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Authors: Stephen Kenson

Tags: #Science Fiction


BOOK: Ragnarock
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Judgment Day

Suddenly Dr. Goronay threw his head back and gave a terrible cry, whether of pain or anger, Talon couldn't tell. The doctor grabbed his balding head with his right hand and pointed his left at Lofwyr, forefinger extended in accusation.

"Monster! Defiler!" he shouted. "You will not break me! I am a true servant of the gods! Death!" he cried. "Death to all tyrants!"

As Goronay spoke, the rosy crystal on the floor in front of Lofwyr began to glow brightly. Talon looked quickly from the crystal to the golden dragon looming overhead.

"Lowfyr . . ." he started to call out. Then, an arc of pinkish lightning exploded from the crystal. . . .

"Talon, look out!" Boom yelled. He grabbed Talon and pulled him back and down as the dragon slammed his tail into one of the macroglass windows. . . .

Goronay was laughing like a madman, practically gibbering. "Yes! Yes!" he shouted. "Now you will pay!"


In the twenty-first century, magic brings out the best in people—and the worst. Tommy Talon should know. As head of a successful shadow-running team, it's the dark side of people that brings him business. This time he's hired to hunt a murderous archaeologist and recover a magical relic. But Talon's not hunting alone. Someone else wants the artifact too—someone very powerful. And Talon and his team must outwit the world's most potent megacorporation on its own turf if they're to have any chance of returning the treasure—or any chance of returning at all. . . .



Stephen Kenson

To Christopher, for everything.

Just like shadowrunning, this book was a team effort. Thanks go to Shadowrun developer Mike Mulvihill for his thoughts about just how devious dragons can be; to Donna Ippolito for editing under pressure; to Rob Boyle for his input and suggestions; and to my friends: Jan Campbell, Andy Frades, Lyle Hinckley, Sean Johnson, Bill Michie, and Rich Tomasso, for making Shadowrun as much fun as it has been. Thanks, chummers.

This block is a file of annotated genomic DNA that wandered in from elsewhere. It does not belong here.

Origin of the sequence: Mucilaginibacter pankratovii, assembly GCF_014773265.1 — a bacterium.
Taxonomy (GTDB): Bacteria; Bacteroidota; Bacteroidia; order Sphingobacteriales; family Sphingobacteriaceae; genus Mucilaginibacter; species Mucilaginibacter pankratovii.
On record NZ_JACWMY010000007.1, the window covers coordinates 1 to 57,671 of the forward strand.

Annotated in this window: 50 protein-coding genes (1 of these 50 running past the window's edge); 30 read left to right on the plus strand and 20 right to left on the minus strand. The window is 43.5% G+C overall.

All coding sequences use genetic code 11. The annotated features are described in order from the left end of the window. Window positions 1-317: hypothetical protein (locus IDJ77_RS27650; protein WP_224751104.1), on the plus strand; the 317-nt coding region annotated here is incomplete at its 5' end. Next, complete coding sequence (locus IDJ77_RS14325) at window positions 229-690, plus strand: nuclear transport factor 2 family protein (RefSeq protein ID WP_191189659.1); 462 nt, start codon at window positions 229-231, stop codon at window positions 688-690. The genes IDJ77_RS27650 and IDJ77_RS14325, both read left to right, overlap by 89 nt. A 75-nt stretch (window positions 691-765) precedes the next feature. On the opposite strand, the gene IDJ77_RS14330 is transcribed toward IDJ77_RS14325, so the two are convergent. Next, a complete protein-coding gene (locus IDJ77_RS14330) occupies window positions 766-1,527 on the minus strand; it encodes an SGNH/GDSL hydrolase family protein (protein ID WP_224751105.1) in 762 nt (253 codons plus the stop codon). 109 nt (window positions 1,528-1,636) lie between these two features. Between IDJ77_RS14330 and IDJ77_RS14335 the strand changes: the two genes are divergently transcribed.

The gods have sent the rain as a sign of their displeasure,
Dr. Alexi Goronay thought glumly as he picked his way around the shallow, muddy puddles filling the deep pockmarks dug into the earth by machine treads, shovels, picks, and work boots. The rich clay soil was rapidly turning into a sticky mire that sucked at the feet with greedy fingers, slowing everyone to a labored trudge through the muck. Combined with the cold and the high winds of the past few days, it was easy to believe that this small area of the Ukraine had somehow earned the displeasure of some divine force.

It could have been worse, the good doctor supposed as he struggled up a gentle slope to his waiting trailer, cursing to himself as the ground shifted and slid under his every step. This region should be getting buried under snow this late in the year, but weather patterns had been strange and it was unseasonably warm for early December. Not warm enough for the rain to be anything other than ice water, with snow unlikely.

Reaching the trailer, the doctor stepped carefully over the cinder-block steps set just under the metal one leading up into the corrugated steel trailer. He didn't want to push the blocks any further into the mud than they already were. Using the door handle to pull himself up onto the step, he pushed the door open and stepped inside, tugging the slightly protesting door shut behind him. He paused for a moment to enjoy the relative quiet and warmth. Still, the glow of the small camp heater in the trailer could not chase the chill from his bones or from the depths of his spirit.

It wasn't the rain that bothered him. Goronay couldn't count the times he'd encountered worse. He'd been all over the world and obliged to work under conditions ranging from blistering heat to bitter cold. His main concern was what the unseasonable weather would do to the dig site, only now in the early stages of being unearthed. The mess the weather was making of the ground, turning whole tracts into sloppy, sucking mires, was slowing the work of excavation almost to a halt. Some of his students were working a few areas under the protection of bright surplus tarpaulins and rain ponchos, but they could move at only the slowest pace. Already one near mishap had almost sent a bundle of artifact fragments scattering down a muddy hillside. Goronay had nearly canceled the dig on account of it.

But he did not. He could not. For one thing, his patron would be quite upset if the dig were canceled. The Saeder-Krupp Corporation funded his research through a substantial grant to the University, with the strong implication that they expected results. If he canceled the dig now, the project might lose its funding entirely.